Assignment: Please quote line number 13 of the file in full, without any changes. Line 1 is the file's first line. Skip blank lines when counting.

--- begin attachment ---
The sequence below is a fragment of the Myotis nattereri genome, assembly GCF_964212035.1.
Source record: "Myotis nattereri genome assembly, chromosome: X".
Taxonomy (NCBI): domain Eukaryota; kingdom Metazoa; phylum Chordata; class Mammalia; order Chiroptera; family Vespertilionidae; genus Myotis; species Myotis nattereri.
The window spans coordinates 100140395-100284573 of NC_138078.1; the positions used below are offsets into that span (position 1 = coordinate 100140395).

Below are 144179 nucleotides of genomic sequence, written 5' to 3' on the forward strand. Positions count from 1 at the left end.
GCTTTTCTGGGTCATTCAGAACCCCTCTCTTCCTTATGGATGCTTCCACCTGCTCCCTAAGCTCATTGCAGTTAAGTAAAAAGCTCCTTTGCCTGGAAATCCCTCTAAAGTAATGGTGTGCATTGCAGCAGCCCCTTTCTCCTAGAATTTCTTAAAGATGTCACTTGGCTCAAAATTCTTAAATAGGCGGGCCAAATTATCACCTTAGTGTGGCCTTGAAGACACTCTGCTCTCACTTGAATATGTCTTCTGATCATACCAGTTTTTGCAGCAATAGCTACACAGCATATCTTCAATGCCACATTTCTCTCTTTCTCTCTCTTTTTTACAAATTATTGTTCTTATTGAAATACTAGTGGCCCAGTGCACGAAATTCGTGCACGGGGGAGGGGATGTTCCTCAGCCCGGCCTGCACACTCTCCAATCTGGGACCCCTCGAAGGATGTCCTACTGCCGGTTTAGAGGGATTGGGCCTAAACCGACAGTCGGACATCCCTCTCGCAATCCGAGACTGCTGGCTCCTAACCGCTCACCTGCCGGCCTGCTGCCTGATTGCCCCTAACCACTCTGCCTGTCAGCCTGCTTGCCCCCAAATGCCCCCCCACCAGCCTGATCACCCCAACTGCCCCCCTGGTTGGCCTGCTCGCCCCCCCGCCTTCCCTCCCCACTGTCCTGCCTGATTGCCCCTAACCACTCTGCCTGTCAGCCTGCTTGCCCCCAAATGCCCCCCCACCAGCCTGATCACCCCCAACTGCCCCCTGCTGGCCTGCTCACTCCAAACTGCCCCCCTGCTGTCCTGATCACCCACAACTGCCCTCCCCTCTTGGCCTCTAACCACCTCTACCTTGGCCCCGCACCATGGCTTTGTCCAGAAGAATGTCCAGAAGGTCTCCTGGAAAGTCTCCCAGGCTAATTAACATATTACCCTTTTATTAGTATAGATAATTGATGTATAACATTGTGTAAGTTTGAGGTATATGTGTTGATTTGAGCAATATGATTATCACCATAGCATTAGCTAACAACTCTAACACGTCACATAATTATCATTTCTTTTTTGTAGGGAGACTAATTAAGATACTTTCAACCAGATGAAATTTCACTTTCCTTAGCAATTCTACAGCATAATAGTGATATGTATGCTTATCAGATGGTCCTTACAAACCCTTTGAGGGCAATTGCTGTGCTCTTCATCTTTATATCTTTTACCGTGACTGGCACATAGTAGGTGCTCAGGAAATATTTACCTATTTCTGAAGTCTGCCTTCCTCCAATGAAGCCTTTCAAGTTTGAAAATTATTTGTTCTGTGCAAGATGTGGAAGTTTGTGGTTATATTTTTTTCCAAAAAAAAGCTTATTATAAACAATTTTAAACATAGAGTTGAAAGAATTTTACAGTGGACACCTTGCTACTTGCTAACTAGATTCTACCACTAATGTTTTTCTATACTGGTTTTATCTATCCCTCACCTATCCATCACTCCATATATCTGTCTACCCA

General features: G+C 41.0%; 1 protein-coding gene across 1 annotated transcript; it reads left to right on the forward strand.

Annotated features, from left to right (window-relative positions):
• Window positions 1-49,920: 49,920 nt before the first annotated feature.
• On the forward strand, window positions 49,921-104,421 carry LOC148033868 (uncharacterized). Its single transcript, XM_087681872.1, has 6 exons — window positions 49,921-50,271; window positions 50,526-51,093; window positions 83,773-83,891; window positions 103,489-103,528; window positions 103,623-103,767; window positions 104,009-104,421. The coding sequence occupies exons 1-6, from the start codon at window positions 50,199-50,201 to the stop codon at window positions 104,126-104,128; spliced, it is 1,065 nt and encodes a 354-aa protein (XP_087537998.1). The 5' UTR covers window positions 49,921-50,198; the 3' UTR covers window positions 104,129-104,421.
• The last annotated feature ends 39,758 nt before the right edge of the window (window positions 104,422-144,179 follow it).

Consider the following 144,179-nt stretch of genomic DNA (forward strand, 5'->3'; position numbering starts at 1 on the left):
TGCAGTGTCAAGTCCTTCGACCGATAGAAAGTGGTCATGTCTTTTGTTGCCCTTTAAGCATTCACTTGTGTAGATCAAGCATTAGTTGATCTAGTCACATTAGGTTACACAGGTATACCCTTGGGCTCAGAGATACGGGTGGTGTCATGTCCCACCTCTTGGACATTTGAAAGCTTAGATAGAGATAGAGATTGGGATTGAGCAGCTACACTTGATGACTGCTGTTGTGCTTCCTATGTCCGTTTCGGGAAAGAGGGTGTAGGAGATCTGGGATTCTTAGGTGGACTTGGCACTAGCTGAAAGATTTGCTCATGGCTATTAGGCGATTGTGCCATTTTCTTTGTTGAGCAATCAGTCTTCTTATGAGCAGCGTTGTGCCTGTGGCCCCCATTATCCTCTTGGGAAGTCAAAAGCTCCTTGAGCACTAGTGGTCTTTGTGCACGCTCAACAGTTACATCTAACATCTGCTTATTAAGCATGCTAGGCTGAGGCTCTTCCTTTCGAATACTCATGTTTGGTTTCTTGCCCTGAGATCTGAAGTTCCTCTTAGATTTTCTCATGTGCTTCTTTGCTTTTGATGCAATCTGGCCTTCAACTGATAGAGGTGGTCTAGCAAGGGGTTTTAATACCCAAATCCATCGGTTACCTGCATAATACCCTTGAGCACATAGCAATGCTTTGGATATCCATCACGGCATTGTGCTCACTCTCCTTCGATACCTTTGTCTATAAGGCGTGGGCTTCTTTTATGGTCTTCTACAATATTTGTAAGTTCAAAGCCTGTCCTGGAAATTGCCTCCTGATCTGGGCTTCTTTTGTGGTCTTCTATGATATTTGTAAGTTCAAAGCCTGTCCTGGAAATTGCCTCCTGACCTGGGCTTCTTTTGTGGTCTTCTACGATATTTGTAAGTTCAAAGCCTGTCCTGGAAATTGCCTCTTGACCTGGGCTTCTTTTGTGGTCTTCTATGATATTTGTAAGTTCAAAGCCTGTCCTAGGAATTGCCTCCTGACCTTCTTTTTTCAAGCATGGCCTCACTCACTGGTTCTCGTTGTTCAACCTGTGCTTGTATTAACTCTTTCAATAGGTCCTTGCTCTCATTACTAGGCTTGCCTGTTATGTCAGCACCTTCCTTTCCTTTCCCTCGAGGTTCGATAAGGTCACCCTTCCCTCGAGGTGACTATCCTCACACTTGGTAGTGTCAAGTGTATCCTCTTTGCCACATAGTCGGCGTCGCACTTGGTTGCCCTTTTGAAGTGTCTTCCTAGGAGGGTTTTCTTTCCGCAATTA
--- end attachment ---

TGCAGTGTCAAGTCCTTCGACCGATAGAAAGTGGTCATGTCTTTTGTTGCCCTTTAAGCATTCACTTGTGTAGATCAAGCATTAGTTGATCTAGTCACATTAGGTTACACAGGTATACCCTTGGGCTCAGAGATACGGGTGGTGTCATGTCCCACCTCTTGGACATTTGAAAGCTTAGATAGAGATAGAGATTGGGATTGAGCAGCTACACTTGATGACTGCTGTTGTGCTTCCTATGTCCGTTTCGGGAAAGAGGGTGTAGGAGATCTGGGATTCTTAGGTGGACTTGGCACTAGCTGAAAGATTTGCTCATGGCTATTAGGCGATTGTGCCATTTTCTTTGTTGAGCAATCAGTCTTCTTATGAGCAGCGTTGTGCCTGTGGCCCCCATTATCCTCTTGGGAAGTCAAAAGCTCCTTGAGCACTAGTGGTCTTTGTGCACGCTCAACAGTTACATCTAACATCTGCTTATTAAGCATGCTAGGCTGAGGCTCTTCCTTTCGAATACTCATGTTTGGTTTCTTGCCCTGAGATCTGAAGTTCCTCTTAGATTTTCTCATGTGCTTCTTTGCTTTTGATGCAATCTGGCCTTCAACTGATAGAGGTGGTCTAGCAAGGGGTTTTAATACCCAAATCCATCGGTTACCTGCATAATACCCTTGAGCACATAGCAATGCTTTGGATATCCATCACGGCATTGTGCTCACTCTCCTTCGATACCTTTGTCTATAAGGCGTGGGCTTCTTTTATGGTCTTCTACAATATTTGTAAGTTCAAAGCCTGTCCTGGAAATTGCCTCCTGATCTGGGCTTCTTTTGTGGTCTTCTATGATATTTGTAAGTTCAAAGCCTGTCCTGGAAATTGCCTCCTGACCTGGGCTTCTTTTGTGGTCTTCTACGATATTTGTAAGTTCAAAGCCTGTCCTGGAAATTGCCTCTTGACCTGGGCTTCTTTTGTGGTCTTCTATGATATTTGTAAGTTCAAAGCCTGTCCTAGGAATTGCCTCCTGACCTTCTTTTTTCAAGCATGGCCTCACTCACTGGTTCTCGTTGTTCAACCTGTGCTTGTATTAACTCTTTCAATAGGTCCTTGCTCTCATTACTAGGCTTGCCTGTTATGTCAGCACCTTCCTTTCCTTTCCCTCGAGGTTCGATAAGGTCACCCTTCCCTCGAGGTGACTATCCTCACACTTGGTAGTGTCAAGTGTATCCTCTTTGCCACATAGTCGGCGTCGCACTTGGTTGCCCTTTTGAAGTGTCTTCCTAGGAGGGTTTTCTTTCCGCAATTA